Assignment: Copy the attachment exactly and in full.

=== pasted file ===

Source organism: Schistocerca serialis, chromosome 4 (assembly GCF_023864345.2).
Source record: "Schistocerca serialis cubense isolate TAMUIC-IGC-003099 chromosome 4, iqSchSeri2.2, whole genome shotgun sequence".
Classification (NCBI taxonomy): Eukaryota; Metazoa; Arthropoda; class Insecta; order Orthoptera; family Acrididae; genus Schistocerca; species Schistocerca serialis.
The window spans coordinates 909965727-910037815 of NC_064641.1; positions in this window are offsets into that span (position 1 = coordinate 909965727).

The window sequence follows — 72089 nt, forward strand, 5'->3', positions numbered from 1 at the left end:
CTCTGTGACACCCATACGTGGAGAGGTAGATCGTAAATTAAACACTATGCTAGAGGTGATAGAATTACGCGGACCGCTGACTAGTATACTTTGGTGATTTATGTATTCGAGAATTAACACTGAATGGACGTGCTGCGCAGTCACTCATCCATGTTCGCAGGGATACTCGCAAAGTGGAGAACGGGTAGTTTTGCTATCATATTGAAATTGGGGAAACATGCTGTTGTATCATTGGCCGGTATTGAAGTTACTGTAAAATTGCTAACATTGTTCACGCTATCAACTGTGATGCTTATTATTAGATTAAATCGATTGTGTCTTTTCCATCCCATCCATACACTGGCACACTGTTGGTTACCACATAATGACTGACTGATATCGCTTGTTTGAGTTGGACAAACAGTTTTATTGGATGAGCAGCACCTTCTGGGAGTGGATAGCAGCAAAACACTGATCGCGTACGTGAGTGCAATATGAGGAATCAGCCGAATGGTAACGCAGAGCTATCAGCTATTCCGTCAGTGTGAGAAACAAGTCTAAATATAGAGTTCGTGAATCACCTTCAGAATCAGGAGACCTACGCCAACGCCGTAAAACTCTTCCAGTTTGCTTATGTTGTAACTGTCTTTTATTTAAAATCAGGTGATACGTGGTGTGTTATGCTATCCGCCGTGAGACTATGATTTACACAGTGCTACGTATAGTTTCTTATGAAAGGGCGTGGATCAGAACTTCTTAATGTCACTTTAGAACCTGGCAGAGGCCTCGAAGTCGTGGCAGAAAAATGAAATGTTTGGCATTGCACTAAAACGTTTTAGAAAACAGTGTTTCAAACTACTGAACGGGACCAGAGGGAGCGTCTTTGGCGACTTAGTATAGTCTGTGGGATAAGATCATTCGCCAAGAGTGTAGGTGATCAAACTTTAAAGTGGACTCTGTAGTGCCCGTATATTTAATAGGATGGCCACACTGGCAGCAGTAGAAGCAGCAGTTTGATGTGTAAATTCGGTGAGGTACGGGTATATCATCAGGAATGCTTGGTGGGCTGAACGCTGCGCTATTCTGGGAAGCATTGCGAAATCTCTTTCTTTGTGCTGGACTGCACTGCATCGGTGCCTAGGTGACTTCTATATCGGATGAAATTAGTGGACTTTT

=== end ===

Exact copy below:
Source organism: Schistocerca serialis, chromosome 4 (assembly GCF_023864345.2).
Source record: "Schistocerca serialis cubense isolate TAMUIC-IGC-003099 chromosome 4, iqSchSeri2.2, whole genome shotgun sequence".
Classification (NCBI taxonomy): Eukaryota; Metazoa; Arthropoda; class Insecta; order Orthoptera; family Acrididae; genus Schistocerca; species Schistocerca serialis.
The window spans coordinates 909965727-910037815 of NC_064641.1; positions in this window are offsets into that span (position 1 = coordinate 909965727).

The window sequence follows — 72089 nt, forward strand, 5'->3', positions numbered from 1 at the left end:
CTCTGTGACACCCATACGTGGAGAGGTAGATCGTAAATTAAACACTATGCTAGAGGTGATAGAATTACGCGGACCGCTGACTAGTATACTTTGGTGATTTATGTATTCGAGAATTAACACTGAATGGACGTGCTGCGCAGTCACTCATCCATGTTCGCAGGGATACTCGCAAAGTGGAGAACGGGTAGTTTTGCTATCATATTGAAATTGGGGAAACATGCTGTTGTATCATTGGCCGGTATTGAAGTTACTGTAAAATTGCTAACATTGTTCACGCTATCAACTGTGATGCTTATTATTAGATTAAATCGATTGTGTCTTTTCCATCCCATCCATACACTGGCACACTGTTGGTTACCACATAATGACTGACTGATATCGCTTGTTTGAGTTGGACAAACAGTTTTATTGGATGAGCAGCACCTTCTGGGAGTGGATAGCAGCAAAACACTGATCGCGTACGTGAGTGCAATATGAGGAATCAGCCGAATGGTAACGCAGAGCTATCAGCTATTCCGTCAGTGTGAGAAACAAGTCTAAATATAGAGTTCGTGAATCACCTTCAGAATCAGGAGACCTACGCCAACGCCGTAAAACTCTTCCAGTTTGCTTATGTTGTAACTGTCTTTTATTTAAAATCAGGTGATACGTGGTGTGTTATGCTATCCGCCGTGAGACTATGATTTACACAGTGCTACGTATAGTTTCTTATGAAAGGGCGTGGATCAGAACTTCTTAATGTCACTTTAGAACCTGGCAGAGGCCTCGAAGTCGTGGCAGAAAAATGAAATGTTTGGCATTGCACTAAAACGTTTTAGAAAACAGTGTTTCAAACTACTGAACGGGACCAGAGGGAGCGTCTTTGGCGACTTAGTATAGTCTGTGGGATAAGATCATTCGCCAAGAGTGTAGGTGATCAAACTTTAAAGTGGACTCTGTAGTGCCCGTATATTTAATAGGATGGCCACACTGGCAGCAGTAGAAGCAGCAGTTTGATGTGTAAATTCGGTGAGGTACGGGTATATCATCAGGAATGCTTGGTGGGCTGAACGCTGCGCTATTCTGGGAAGCATTGCGAAATCTCTTTCTTTGTGCTGGACTGCACTGCATCGGTGCCTAGGTGACTTCTATATCGGATGAAATTAGTGGACTTTT